In our quest for happiness and the avoidance of suffering, I believe we are all fundamentally the same, and therefore equal. – Dalai Lama
What does that mean?
We are all equal in a couple ways, and unequal in plenty of others. We all have exactly the same number of hours in the day. We are all trying to avoid suffering, as we define suffering, which isn’t always the same from person to person or culture to culture. However, we all do it.
We are all trying to find happiness, as we define happiness, which isn’t always the same from person to person or culture to culture. However, we all do it. These are strong traits within us, and whether we use our urge for pleasure to subjugate nations, or humbly serve them, the underlying principle of gaining pleasure is the same.
Why is finding happiness and avoiding suffering important?
This section almost doesn’t need to be written, right? Why should we try to be happy? I would say that our bodies are hard-wired to do it, even without conscious thought. Biologically, we are chemically programmed to react with pleasure to doing things that help ourselves as individuals (eating, for one example), and as a species (I shouldn’t have to explain that).
Avoiding suffering is also hard-wired into us. Our biology is designed to avoid things that injure us or cause great harm. With few exceptions, we avoid the kinds of things that could cause us serious harm as individuals (falling from a substantial height, for an example). However, avoiding suffering as a species doesn’t seem to be part of our biology. However, we seem to be working on it from the logical, emotional and spiritual sides.
Where can I apply this in my life?
I’ll presume that you can figure out what makes you happy and what you want to try to avoid. Your personal preferences and societal values will likely be of greater influence than this blog. You will also know, far better than I, how best to find that which gives you happiness and how to avoid that which causes you to suffer.
Instead, I would like to focus on the things that make us the same. Recently, I talked about the necessity of inequality in life, and the many ways that we are unequal. I still stand by that post, but I acknowledge that there are parts of life where we are equal. Think of this post as being the other side of the coin.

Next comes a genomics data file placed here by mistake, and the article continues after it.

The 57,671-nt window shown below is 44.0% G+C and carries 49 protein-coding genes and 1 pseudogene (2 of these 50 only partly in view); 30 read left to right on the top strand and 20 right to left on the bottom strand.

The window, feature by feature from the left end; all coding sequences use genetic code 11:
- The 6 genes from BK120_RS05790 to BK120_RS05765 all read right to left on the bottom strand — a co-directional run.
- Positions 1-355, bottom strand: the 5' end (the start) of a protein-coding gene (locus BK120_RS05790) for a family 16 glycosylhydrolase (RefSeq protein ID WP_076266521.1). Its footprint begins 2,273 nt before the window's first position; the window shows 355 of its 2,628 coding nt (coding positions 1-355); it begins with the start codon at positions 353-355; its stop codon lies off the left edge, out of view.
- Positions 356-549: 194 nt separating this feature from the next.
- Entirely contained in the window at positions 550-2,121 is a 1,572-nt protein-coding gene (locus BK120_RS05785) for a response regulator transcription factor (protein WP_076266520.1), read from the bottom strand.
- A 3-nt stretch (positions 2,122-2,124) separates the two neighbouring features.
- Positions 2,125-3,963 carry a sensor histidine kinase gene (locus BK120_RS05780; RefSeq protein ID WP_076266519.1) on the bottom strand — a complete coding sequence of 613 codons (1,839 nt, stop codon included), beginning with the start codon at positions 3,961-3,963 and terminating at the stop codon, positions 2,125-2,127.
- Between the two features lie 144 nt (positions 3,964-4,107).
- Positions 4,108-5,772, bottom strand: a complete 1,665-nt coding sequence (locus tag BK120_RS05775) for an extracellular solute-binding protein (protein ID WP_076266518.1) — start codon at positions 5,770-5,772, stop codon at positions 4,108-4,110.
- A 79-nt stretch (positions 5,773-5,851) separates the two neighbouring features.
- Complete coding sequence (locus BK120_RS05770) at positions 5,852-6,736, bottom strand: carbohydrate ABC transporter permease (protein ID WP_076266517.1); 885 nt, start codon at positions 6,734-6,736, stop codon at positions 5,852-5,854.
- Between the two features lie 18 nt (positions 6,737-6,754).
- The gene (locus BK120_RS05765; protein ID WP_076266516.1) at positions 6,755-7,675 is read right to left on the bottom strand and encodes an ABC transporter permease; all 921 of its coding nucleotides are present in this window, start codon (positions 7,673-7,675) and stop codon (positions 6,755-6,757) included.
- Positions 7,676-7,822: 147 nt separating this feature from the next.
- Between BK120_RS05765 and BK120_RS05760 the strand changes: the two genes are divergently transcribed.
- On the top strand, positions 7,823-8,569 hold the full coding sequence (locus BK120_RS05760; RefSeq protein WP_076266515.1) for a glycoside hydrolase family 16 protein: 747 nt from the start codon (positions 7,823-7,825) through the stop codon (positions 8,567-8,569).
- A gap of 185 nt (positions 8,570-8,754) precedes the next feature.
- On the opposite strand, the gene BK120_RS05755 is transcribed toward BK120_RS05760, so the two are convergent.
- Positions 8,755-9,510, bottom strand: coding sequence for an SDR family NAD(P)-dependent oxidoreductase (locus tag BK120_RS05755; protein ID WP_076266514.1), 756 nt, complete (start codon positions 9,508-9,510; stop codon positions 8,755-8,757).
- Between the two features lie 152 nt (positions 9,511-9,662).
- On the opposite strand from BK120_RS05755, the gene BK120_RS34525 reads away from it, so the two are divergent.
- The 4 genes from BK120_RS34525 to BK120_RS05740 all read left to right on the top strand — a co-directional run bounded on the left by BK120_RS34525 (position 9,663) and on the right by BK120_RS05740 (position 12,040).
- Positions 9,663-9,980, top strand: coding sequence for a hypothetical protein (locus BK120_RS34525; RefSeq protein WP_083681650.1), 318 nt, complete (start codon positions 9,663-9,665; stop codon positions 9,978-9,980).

We all get the same amount of hours in a day, the same number of days in the week, month and year. We are all equal on this point. We differ in how we apply those hours and days. Similarly, we all strive to find happiness and to avoid suffering. We differ only in how we define happiness and suffering, and what we do to seek or avoid them.
Think about what makes other people seem odd, weird, goofy or strange to you, and of your definitions of happiness and suffering. While I have a small tattoo, I can’t imagine the suffering that someone would have to go through to have a large back piece or a full sleeve (much less two). Even if they collected it a few square inches at a time, that sounds like suffering to me, kind of like pulling a band-aid off a little at a time.
However, for those individuals, I would have to imagine that they looked at the pleasure and the pain involved, and decided that they would put up with a little suffering now for a lifetime of happiness. They have different ideas, different values, and different thresholds of pain.
How about you, what kind of things have you seen that seemed inexplicable? Consider that, in the group of people they associate with, what they do is normal, and what you do is considered weird. Equally as weird as what you think of what they do. How is that for symmetry?
Boxers and other professional fighters put up with the suffering of training and the pain of the fight because they feel the it is slight when compared to the happiness they receive from winning. Or perhaps they feel that losing causes greater suffering than training. However it is done, it works for them.
Remember, the people you think are strange or goofy are busy seeking the same thing you are, happiness. They just define it differently than you do. In this purpose, the quest for happiness and the avoidance of suffering, they are your equal. Smile at them. You might alarm them, you might amuse them, and you might just make a friend.